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Old 07-27-2013, 02:36 PM
devo20 devo20 is offline
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Pesticide use on weeds for looks is now banned in Ontario for cosmetic purposes. The pesticide I used is about the best that is available to use right now. Re Sodding is out of my budget so I am going to take the time and try and recover the yard that I have right now. My next plan of attack is no hard rack all the CC that I can, and mow short for a few weeks. I know this is a bad time of the year to mow short but am hoping like you said that this may kill/deter the growth. I will than overseed in the fall and topdress with compost to build up the organic matter in the soil. Also would you suggest aerating the fall before I topdress and overseed? Or would you spray the CC in the fall and allow the roots to take in more of the herbicide?
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Old 07-27-2013, 10:18 PM
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RigglePLC RigglePLC is online now
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If you cannot spray chemicals, there is nothing to spray for crabgrass. I suggest, as much as you can, hand pull the crabgrass, (actually, cut if off flush to the soil with a saw knife). Keep in mind crabgrass will be killed by frost about October 20th in our area.

If you seed, start about when temperatures drop below 85, about August 15 in our area. Seed germinates fast when the soil temperature is warm, (if you keep it moist).

Not sure, but heavy raking may remove most of the ground ivy--try a dethatcher rake. The stems creep and root as they go; a rake may catch the stems or rhizomes. Keep soil most so that the roots pull out.

Hats off to Canada for sending us some cool air this week. Thanks.
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Old 07-28-2013, 09:19 AM
Smallaxe Smallaxe is online now
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Aerating anytime is going to encourage the CC... mowing short will stress the grass and make it easier for the CC to kill and take over... removing the CC when ever it is noticed over a period of time,,, WITH the strengthening of the grass may do it, without chemicals...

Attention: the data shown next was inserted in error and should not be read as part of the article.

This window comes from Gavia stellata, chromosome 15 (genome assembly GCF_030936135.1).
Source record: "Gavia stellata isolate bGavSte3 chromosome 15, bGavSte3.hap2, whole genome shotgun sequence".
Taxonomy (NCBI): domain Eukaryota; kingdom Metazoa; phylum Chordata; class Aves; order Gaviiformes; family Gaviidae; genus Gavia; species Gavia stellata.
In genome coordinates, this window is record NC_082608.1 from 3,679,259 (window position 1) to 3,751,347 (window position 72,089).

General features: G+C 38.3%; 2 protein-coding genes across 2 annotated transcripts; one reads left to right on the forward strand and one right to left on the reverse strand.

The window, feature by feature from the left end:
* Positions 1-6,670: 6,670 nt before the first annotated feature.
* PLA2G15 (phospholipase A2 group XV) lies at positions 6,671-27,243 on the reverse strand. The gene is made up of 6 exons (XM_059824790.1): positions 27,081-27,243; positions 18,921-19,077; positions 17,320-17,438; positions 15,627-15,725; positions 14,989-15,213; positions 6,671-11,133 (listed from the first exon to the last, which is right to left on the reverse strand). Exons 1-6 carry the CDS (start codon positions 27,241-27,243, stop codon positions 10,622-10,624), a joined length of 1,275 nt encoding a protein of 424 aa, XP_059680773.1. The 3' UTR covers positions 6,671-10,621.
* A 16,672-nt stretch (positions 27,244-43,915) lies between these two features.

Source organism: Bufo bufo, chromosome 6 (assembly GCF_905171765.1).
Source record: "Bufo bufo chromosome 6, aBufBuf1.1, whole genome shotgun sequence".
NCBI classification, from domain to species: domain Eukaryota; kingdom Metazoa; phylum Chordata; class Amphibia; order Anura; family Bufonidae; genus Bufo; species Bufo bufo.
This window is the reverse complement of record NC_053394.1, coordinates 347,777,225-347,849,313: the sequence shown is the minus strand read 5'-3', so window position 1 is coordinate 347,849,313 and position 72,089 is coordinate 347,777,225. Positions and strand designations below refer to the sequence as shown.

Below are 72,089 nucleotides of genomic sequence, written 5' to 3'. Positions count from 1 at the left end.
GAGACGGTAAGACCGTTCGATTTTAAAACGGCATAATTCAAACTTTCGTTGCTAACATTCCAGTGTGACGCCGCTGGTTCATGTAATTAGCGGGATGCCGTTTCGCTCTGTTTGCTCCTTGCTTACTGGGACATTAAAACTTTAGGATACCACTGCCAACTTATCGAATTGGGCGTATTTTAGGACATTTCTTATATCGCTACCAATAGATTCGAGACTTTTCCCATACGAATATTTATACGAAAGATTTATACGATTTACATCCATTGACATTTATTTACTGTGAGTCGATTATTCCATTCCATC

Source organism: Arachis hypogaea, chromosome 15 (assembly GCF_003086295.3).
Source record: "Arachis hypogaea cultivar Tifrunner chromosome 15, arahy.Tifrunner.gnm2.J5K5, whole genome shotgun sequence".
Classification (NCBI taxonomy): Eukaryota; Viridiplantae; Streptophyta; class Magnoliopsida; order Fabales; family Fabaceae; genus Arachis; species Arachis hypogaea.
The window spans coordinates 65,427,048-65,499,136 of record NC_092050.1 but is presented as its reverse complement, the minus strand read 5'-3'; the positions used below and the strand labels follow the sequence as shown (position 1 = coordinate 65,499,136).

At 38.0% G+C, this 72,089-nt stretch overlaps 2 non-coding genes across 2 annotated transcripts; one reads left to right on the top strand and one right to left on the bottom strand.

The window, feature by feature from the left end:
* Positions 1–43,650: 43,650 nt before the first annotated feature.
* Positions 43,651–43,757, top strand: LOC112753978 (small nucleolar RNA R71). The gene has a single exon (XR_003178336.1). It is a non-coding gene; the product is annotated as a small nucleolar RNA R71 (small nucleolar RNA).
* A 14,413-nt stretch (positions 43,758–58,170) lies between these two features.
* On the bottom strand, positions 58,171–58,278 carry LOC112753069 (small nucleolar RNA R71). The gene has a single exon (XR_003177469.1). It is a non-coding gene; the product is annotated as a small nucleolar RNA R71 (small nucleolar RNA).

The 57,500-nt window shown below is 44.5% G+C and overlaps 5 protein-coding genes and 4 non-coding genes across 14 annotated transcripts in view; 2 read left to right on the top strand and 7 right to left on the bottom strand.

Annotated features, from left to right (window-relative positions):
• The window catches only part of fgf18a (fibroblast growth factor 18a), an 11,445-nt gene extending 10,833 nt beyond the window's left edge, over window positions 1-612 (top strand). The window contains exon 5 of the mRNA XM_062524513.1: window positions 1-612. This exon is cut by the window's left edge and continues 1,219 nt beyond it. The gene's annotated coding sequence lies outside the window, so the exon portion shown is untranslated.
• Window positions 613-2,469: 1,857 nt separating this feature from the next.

However IF it is bad enough, till up the roots of the CC and be sure the roots are all dead when it comes time to reseed this Fall... carefully remove any sign of CC or any other nondesirable weed...
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Now that I know that clay's texture(platelets) has nothing to do with water infiltration, percolation, or drainage
,,, I wonder what does...
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Old 07-28-2013, 03:46 PM
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RigglePLC RigglePLC is online now
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Mowing short will stress the grass...as will heavy raking. My suggestion: skip two mowings--let the crabgrass get tall and luxurious; then AMBUSH! Surprise it by cutting at 1/2 inch. Rake or bag as much crabgrass as you reasonably can--don't worry about the roots; frost kills them. Crabgrass is a hot weather annual. Apply your seed when the weather is still hot. Then its a battle between your new grass and whatever remains of the crabgrass. However, the crabgrass stops growing when the nighttime temps fall to about 45. The new grass then begins to take over. Stimulate it with fertilizer about this time. Get it to grow as fast as you can...the idea is to get as much growth and density as you can before the weather stops further growth in the fall. Crab disappears. Growth of the new grass stops when the day temps fall below 45 or the night temps fall below 32. In Michigan, that happens about mid November. Away from Lake Michigan, it will be a few degrees colder.

Last edited by RigglePLC; 07-28-2013 at 03:48 PM. Reason: added
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  #10  
Old 07-28-2013, 03:55 PM
Smallaxe Smallaxe is online now
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Riggle,,, this is about CC,,, not CG... perennial,,, not annual...
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Now that I know that clay's texture(platelets) has nothing to do with water infiltration, percolation, or drainage